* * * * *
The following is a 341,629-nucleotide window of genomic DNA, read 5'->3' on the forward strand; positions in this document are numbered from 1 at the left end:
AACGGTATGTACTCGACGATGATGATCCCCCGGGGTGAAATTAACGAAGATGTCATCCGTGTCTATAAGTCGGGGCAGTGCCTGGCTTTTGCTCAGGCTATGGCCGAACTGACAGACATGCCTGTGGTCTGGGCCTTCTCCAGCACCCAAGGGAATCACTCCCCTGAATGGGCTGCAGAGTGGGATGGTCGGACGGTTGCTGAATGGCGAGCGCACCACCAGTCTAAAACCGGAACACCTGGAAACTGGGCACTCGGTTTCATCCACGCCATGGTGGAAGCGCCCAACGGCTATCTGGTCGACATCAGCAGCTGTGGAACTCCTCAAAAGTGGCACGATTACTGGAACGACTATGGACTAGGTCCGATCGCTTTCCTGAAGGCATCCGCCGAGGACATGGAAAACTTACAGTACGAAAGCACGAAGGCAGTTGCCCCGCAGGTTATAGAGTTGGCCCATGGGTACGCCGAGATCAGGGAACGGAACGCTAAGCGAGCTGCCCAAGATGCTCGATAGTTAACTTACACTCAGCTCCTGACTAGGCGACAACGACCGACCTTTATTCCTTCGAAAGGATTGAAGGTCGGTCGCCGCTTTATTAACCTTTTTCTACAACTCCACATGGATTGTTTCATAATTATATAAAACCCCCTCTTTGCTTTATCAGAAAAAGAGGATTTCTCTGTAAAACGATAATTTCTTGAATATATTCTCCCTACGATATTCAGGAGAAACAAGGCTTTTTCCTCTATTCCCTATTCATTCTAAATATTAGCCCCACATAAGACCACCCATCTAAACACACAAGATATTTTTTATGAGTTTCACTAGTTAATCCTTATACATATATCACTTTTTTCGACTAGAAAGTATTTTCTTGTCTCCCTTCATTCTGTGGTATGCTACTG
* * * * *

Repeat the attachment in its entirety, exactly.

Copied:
The following is a 341,629-nucleotide window of genomic DNA, read 5'->3' on the forward strand; positions in this document are numbered from 1 at the left end:
AACGGTATGTACTCGACGATGATGATCCCCCGGGGTGAAATTAACGAAGATGTCATCCGTGTCTATAAGTCGGGGCAGTGCCTGGCTTTTGCTCAGGCTATGGCCGAACTGACAGACATGCCTGTGGTCTGGGCCTTCTCCAGCACCCAAGGGAATCACTCCCCTGAATGGGCTGCAGAGTGGGATGGTCGGACGGTTGCTGAATGGCGAGCGCACCACCAGTCTAAAACCGGAACACCTGGAAACTGGGCACTCGGTTTCATCCACGCCATGGTGGAAGCGCCCAACGGCTATCTGGTCGACATCAGCAGCTGTGGAACTCCTCAAAAGTGGCACGATTACTGGAACGACTATGGACTAGGTCCGATCGCTTTCCTGAAGGCATCCGCCGAGGACATGGAAAACTTACAGTACGAAAGCACGAAGGCAGTTGCCCCGCAGGTTATAGAGTTGGCCCATGGGTACGCCGAGATCAGGGAACGGAACGCTAAGCGAGCTGCCCAAGATGCTCGATAGTTAACTTACACTCAGCTCCTGACTAGGCGACAACGACCGACCTTTATTCCTTCGAAAGGATTGAAGGTCGGTCGCCGCTTTATTAACCTTTTTCTACAACTCCACATGGATTGTTTCATAATTATATAAAACCCCCTCTTTGCTTTATCAGAAAAAGAGGATTTCTCTGTAAAACGATAATTTCTTGAATATATTCTCCCTACGATATTCAGGAGAAACAAGGCTTTTTCCTCTATTCCCTATTCATTCTAAATATTAGCCCCACATAAGACCACCCATCTAAACACACAAGATATTTTTTATGAGTTTCACTAGTTAATCCTTATACATATATCACTTTTTTCGACTAGAAAGTATTTTCTTGTCTCCCTTCATTCTGTGGTATGCTACTG